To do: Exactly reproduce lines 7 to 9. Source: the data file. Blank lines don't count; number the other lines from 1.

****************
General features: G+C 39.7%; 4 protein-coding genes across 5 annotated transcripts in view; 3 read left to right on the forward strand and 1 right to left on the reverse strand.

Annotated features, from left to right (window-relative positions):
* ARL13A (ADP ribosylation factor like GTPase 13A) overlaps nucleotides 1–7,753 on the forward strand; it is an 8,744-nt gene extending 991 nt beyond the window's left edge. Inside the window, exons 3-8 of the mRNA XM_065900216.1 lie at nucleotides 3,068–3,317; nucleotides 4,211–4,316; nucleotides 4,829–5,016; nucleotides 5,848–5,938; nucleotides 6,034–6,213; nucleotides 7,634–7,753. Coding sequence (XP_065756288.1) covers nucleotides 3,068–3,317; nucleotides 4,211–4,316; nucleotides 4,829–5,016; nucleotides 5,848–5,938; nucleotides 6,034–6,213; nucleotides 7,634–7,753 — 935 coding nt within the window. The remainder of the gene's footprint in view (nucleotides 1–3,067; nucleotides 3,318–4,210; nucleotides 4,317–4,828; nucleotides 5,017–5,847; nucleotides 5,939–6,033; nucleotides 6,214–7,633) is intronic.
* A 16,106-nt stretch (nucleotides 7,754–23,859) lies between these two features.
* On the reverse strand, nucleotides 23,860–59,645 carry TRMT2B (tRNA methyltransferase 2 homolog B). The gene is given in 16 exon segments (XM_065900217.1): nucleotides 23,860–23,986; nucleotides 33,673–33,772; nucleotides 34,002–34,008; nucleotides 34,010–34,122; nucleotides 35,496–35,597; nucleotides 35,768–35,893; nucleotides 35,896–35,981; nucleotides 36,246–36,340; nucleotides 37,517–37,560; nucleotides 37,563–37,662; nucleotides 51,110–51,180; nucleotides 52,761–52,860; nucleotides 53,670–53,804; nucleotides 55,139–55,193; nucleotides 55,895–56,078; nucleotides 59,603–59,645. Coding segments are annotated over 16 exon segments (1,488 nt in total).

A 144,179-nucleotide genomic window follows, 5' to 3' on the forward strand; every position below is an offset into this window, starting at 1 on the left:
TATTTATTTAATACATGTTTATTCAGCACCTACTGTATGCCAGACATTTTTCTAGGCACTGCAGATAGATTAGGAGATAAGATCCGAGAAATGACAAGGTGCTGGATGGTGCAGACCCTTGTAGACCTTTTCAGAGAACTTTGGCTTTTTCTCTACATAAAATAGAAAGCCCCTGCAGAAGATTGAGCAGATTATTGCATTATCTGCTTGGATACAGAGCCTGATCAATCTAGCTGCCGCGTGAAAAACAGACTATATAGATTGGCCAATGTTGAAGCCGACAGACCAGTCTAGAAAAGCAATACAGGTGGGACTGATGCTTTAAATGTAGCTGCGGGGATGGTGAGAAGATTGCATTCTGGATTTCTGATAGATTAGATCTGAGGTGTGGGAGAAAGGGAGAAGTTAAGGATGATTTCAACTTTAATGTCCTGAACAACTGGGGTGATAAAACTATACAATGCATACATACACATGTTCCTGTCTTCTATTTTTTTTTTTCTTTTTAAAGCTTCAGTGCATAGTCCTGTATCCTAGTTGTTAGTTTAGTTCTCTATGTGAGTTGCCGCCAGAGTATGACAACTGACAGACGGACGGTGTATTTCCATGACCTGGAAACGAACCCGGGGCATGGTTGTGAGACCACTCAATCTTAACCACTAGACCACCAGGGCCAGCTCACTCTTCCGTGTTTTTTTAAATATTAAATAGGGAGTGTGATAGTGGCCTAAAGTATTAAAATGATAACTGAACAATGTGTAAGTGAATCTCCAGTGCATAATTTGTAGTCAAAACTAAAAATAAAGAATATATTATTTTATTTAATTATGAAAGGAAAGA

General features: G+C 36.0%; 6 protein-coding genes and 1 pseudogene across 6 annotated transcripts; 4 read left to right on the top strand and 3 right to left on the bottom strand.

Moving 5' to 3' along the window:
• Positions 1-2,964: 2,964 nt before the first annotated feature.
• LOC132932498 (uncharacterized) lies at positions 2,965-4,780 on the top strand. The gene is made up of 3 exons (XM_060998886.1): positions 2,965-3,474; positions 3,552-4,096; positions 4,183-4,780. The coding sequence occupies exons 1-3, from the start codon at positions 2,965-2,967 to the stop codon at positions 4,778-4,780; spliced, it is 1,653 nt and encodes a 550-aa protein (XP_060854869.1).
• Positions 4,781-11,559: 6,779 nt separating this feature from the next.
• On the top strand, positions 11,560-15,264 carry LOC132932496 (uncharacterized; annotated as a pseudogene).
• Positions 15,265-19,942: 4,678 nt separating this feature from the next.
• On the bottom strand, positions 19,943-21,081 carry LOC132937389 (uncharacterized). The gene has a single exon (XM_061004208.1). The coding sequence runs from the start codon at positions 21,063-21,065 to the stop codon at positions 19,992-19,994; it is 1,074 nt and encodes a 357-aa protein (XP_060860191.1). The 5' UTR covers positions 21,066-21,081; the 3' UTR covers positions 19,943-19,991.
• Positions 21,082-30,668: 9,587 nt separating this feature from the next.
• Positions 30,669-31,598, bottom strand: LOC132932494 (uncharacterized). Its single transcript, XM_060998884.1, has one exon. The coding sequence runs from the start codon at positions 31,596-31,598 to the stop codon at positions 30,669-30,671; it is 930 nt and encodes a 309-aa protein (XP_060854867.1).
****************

TATTTATTTAATACATGTTTATTCAGCACCTACTGTATGCCAGACATTTTTCTAGGCACTGCAGATAGATTAGGAGATAAGATCCGAGAAATGACAAGGTGCTGGATGGTGCAGACCCTTGTAGACCTTTTCAGAGAACTTTGGCTTTTTCTCTACATAAAATAGAAAGCCCCTGCAGAAGATTGAGCAGATTATTGCATTATCTGCTTGGATACAGAGCCTGATCAATCTAGCTGCCGCGTGAAAAACAGACTATATAGATTGGCCAATGTTGAAGCCGACAGACCAGTCTAGAAAAGCAATACAGGTGGGACTGATGCTTTAAATGTAGCTGCGGGGATGGTGAGAAGATTGCATTCTGGATTTCTGATAGATTAGATCTGAGGTGTGGGAGAAAGGGAGAAGTTAAGGATGATTTCAACTTTAATGTCCTGAACAACTGGGGTGATAAAACTATACAATGCATACATACACATGTTCCTGTCTTCTATTTTTTTTTTTCTTTTTAAAGCTTCAGTGCATAGTCCTGTATCCTAGTTGTTAGTTTAGTTCTCTATGTGAGTTGCCGCCAGAGTATGACAACTGACAGACGGACGGTGTATTTCCATGACCTGGAAACGAACCCGGGGCATGGTTGTGAGACCACTCAATCTTAACCACTAGACCACCAGGGCCAGCTCACTCTTCCGTGTTTTTTTAAATATTAAATAGGGAGTGTGATAGTGGCCTAAAGTATTAAAATGATAACTGAACAATGTGTAAGTGAATCTCCAGTGCATAATTTGTAGTCAAAACTAAAAATAAAGAATATATTATTTTATTTAATTATGAAAGGAAAGA

General features: G+C 36.0%; 6 protein-coding genes and 1 pseudogene across 6 annotated transcripts; 4 read left to right on the top strand and 3 right to left on the bottom strand.

Moving 5' to 3' along the window: